Our policy does not support colonialism/Zionism. Therefore we do not host groups that support the colonisation and occupation of Palestine.

Australia is a multicultural community. Multiculturalism is our strength. In the inner-west of Sydney, we live in harmony. Different people of different beliefs live side by side. We are enriched by our diversity. Many people came to Australia from strife-torn regions where people do not enjoy the same level of safety and harmony that we enjoy in this country. There is no place, in Australia, for the lack of tolerance shown by that email to this Jewish student group. This should not be confused with a proper debate about solutions for the Middle East. Like many people, I was deeply concerned by television images of Israeli bombs levelling schools on the Gaza Strip last July and August, in the latest manifestation of this conflict. I stated then that that was wrong. I believe that is the case today. I believe there needs to a Palestinian state, but I also believe that Israel has a right to exist in peace and security. A two-state solution is the way forward.

From what I can see, the Hillel group is an international organisation that seeks to bring together Jewish university students for social events, leadership training and cultural events. From what I can see, it is a group promoting friendship and celebrating cultural traditions. The Red Rattler is a community-based theatre in my electorate. It has been used by a range of communities and some political parties. It is important that tolerance be celebrated, and that where intolerance is shown people are prepared to speak out about it. I am pleased that the statement from Red Rattler’s directors says that they welcome organisations from all cultures, and they have invited Hillel to hold a forum there. Former US President John F Kennedy once made a critical point about tolerance that is worth reflecting on today. He said:

Tolerance implies no lack of commitment to one’s own beliefs. Rather it condemns the oppression or persecution of others.

Mar 5, 2015

Canterbury Hurlstone Park RSL-Community and Environment

Mr ALBANESE (Grayndler) (12:26): Next Wednesday I will have the honour of cutting the ribbon at the launch of a new trigeneration energy system at Canterbury Hurlstone Park RSL Club. This was funded with a grant of over $580,000 from the former Australian Labor government. Trigeneration is the simultaneous production of three forms of energy—electricity, heating and cooling—from a single system. It is nearly three times more energy efficient than a coal fired power station. This will cut the energy costs for this local community based club by up to $185,000 every year. It will have significant benefits for the environment. It will reduce carbon emissions by 1,590 tons per annum. This is the equivalent, this one plant, of taking more than 350 cars a year off the road.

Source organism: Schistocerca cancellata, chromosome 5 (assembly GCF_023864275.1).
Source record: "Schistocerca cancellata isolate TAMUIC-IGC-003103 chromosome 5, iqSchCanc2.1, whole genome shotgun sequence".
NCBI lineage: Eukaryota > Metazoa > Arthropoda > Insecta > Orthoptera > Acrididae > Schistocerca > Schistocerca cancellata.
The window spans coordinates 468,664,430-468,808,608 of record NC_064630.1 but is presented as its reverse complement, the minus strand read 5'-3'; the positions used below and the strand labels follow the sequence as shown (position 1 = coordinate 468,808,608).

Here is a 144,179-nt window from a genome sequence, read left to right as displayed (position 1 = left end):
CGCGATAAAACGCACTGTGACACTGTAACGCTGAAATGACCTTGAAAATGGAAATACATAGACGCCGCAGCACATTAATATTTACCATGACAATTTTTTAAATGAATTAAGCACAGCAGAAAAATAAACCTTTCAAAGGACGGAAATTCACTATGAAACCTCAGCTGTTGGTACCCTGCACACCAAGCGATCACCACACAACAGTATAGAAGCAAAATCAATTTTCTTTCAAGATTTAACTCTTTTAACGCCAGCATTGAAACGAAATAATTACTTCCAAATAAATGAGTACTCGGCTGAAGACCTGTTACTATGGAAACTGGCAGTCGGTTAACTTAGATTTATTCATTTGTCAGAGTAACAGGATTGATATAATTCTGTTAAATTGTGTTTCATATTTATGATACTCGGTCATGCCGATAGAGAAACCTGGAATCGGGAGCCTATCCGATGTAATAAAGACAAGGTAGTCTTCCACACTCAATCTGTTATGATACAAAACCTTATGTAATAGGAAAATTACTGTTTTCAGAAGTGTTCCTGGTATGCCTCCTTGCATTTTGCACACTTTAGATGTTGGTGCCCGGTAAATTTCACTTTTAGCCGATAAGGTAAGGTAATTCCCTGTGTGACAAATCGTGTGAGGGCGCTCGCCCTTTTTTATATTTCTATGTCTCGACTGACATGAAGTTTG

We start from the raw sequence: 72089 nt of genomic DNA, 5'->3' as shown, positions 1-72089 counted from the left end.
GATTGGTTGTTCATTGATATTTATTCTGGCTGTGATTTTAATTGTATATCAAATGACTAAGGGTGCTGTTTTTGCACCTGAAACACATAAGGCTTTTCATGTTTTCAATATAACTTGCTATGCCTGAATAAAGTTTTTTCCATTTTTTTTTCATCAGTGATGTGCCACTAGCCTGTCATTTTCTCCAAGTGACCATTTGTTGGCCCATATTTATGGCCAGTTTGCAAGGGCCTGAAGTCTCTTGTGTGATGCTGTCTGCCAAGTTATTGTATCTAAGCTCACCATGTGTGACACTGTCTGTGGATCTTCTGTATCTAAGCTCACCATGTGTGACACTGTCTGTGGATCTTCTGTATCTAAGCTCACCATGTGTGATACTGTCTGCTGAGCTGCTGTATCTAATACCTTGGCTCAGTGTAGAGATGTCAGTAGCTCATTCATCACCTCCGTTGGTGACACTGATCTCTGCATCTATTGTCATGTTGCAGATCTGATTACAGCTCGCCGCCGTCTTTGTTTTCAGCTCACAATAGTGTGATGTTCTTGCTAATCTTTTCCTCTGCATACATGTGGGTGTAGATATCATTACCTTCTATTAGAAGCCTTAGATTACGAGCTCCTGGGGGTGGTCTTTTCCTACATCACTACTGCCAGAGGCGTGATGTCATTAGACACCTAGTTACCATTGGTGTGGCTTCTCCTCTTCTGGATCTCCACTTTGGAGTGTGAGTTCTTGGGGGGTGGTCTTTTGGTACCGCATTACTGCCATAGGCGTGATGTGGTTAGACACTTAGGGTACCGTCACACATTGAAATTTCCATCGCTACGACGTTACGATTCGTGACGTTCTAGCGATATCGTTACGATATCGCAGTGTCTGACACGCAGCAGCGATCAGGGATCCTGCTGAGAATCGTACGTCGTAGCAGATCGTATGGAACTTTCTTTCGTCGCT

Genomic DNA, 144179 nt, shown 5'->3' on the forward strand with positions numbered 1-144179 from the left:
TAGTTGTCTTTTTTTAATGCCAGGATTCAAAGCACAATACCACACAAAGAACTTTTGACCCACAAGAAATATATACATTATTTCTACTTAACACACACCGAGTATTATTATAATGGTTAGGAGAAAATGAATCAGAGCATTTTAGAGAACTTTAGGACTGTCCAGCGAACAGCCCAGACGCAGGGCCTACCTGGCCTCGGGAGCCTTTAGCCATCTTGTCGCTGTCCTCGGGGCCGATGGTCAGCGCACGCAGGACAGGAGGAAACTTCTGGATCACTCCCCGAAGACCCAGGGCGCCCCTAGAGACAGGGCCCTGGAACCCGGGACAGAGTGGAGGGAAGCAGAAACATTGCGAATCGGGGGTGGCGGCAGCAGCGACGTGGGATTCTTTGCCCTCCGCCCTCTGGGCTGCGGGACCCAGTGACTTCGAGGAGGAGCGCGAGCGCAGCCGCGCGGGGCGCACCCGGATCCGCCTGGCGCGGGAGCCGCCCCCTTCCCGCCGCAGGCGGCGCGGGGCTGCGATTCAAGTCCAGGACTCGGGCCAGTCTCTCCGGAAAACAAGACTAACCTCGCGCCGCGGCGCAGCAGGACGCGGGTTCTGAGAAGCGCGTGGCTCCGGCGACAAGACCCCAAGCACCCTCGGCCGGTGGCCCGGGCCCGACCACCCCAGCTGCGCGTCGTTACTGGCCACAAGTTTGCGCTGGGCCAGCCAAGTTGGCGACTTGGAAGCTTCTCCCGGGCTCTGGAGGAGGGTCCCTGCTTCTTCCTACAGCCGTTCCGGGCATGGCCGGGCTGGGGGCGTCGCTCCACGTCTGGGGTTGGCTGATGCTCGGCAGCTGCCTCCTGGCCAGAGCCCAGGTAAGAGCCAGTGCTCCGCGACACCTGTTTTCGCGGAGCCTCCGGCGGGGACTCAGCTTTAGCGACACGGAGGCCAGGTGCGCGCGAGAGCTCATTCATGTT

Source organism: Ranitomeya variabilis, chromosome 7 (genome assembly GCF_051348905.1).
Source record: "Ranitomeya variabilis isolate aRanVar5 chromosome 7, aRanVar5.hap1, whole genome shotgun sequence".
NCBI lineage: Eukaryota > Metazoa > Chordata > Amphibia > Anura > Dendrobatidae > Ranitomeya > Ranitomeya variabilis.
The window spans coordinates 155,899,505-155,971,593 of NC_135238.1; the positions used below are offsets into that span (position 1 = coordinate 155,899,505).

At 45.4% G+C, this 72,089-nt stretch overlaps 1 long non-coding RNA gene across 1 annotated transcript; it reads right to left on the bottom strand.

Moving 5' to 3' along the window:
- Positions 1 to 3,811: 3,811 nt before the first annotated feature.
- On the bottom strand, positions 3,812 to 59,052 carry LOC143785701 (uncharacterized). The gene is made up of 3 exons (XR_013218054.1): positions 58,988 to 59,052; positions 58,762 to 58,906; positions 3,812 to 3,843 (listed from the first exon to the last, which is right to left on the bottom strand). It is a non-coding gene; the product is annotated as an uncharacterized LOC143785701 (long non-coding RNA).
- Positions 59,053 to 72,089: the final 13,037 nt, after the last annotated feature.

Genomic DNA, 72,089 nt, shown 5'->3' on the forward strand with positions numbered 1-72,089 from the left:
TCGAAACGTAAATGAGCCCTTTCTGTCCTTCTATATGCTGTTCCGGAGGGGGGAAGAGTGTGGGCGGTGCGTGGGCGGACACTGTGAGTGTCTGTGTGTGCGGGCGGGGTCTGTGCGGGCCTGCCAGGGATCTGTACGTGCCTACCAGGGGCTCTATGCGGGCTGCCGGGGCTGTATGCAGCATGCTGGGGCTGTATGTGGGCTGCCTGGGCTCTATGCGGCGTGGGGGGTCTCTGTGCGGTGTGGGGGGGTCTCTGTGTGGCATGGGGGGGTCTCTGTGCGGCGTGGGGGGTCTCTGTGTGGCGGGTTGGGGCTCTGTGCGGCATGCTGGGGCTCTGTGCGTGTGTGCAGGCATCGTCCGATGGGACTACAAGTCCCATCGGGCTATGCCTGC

The expected return on investment for the trigeneration system is 35 per cent per annum. This is good investment —good investment in our environment and good investment in improving the economic capacity of Canterbury Hurlstone Park RSL Club. This is a club, like many other RSLs, that makes an enormous contribution to the local community, whether it be hosting schools, such as Ashbury Public School—I attended the presentation day there last year—whether it be sponsoring local sporting organisations such as Hurlstone Park Wanderers Football Club or Summer Hill Cricket Club, or whether it be putting money back into the community for junior sport.

 This club also was the venue, appropriately, given the impact on climate change and reducing omissions of this trigeneration energy system, of a climate change forum that I hosted last year with Labor’s climate change spokesperson, Mark Butler, and with Amanda McKenzie, the CEO of the Climate Council. It was attended by about 300 people who participated in a discussion about how we could have an impact locally, as well as about the broader implications of climate change for our way of life into the future. The club itself anticipates complete cost recovery from the trigeneration system within four years.